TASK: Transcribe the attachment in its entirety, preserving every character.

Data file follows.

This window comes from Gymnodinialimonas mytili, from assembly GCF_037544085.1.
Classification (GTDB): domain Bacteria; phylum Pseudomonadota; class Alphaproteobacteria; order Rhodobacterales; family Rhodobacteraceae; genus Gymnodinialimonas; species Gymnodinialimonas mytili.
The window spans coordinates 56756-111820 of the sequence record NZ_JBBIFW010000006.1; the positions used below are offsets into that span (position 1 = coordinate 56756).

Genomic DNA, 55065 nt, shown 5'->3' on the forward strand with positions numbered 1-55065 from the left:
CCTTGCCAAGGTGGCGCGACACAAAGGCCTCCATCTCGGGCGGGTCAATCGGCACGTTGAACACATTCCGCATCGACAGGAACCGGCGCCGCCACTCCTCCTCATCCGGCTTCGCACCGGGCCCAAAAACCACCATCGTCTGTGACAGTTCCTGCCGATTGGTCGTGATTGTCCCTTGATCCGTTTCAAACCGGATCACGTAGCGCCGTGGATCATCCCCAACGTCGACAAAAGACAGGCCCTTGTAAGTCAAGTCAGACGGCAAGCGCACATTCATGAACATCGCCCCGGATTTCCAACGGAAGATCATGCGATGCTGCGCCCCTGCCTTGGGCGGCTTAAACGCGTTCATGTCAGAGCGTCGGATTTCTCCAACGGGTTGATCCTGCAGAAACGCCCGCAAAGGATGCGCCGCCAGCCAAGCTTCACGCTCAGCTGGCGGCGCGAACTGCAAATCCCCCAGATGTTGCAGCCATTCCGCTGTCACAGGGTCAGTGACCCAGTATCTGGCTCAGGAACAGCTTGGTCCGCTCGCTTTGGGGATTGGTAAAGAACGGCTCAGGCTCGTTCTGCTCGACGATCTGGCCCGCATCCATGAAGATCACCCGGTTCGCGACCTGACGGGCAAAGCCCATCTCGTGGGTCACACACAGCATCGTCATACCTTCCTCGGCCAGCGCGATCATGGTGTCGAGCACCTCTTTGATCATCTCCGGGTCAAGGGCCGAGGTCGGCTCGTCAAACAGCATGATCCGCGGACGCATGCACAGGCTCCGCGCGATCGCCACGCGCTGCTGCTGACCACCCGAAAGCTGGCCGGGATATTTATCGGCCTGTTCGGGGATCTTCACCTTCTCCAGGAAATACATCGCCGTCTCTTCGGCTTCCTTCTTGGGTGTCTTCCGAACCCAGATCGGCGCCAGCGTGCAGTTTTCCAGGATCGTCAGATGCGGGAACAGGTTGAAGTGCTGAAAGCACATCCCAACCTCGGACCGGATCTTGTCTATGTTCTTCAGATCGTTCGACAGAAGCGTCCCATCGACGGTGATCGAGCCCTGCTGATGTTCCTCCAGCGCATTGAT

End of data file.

This window comes from Gymnodinialimonas mytili, from assembly GCF_037544085.1.
Classification (GTDB): domain Bacteria; phylum Pseudomonadota; class Alphaproteobacteria; order Rhodobacterales; family Rhodobacteraceae; genus Gymnodinialimonas; species Gymnodinialimonas mytili.
The window spans coordinates 56756-111820 of the sequence record NZ_JBBIFW010000006.1; the positions used below are offsets into that span (position 1 = coordinate 56756).

Genomic DNA, 55065 nt, shown 5'->3' on the forward strand with positions numbered 1-55065 from the left:
CCTTGCCAAGGTGGCGCGACACAAAGGCCTCCATCTCGGGCGGGTCAATCGGCACGTTGAACACATTCCGCATCGACAGGAACCGGCGCCGCCACTCCTCCTCATCCGGCTTCGCACCGGGCCCAAAAACCACCATCGTCTGTGACAGTTCCTGCCGATTGGTCGTGATTGTCCCTTGATCCGTTTCAAACCGGATCACGTAGCGCCGTGGATCATCCCCAACGTCGACAAAAGACAGGCCCTTGTAAGTCAAGTCAGACGGCAAGCGCACATTCATGAACATCGCCCCGGATTTCCAACGGAAGATCATGCGATGCTGCGCCCCTGCCTTGGGCGGCTTAAACGCGTTCATGTCAGAGCGTCGGATTTCTCCAACGGGTTGATCCTGCAGAAACGCCCGCAAAGGATGCGCCGCCAGCCAAGCTTCACGCTCAGCTGGCGGCGCGAACTGCAAATCCCCCAGATGTTGCAGCCATTCCGCTGTCACAGGGTCAGTGACCCAGTATCTGGCTCAGGAACAGCTTGGTCCGCTCGCTTTGGGGATTGGTAAAGAACGGCTCAGGCTCGTTCTGCTCGACGATCTGGCCCGCATCCATGAAGATCACCCGGTTCGCGACCTGACGGGCAAAGCCCATCTCGTGGGTCACACACAGCATCGTCATACCTTCCTCGGCCAGCGCGATCATGGTGTCGAGCACCTCTTTGATCATCTCCGGGTCAAGGGCCGAGGTCGGCTCGTCAAACAGCATGATCCGCGGACGCATGCACAGGCTCCGCGCGATCGCCACGCGCTGCTGCTGACCACCCGAAAGCTGGCCGGGATATTTATCGGCCTGTTCGGGGATCTTCACCTTCTCCAGGAAATACATCGCCGTCTCTTCGGCTTCCTTCTTGGGTGTCTTCCGAACCCAGATCGGCGCCAGCGTGCAGTTTTCCAGGATCGTCAGATGCGGGAACAGGTTGAAGTGCTGAAAGCACATCCCAACCTCGGACCGGATCTTGTCTATGTTCTTCAGATCGTTCGACAGAAGCGTCCCATCGACGGTGATCGAGCCCTGCTGATGTTCCTCCAGCGCATTGAT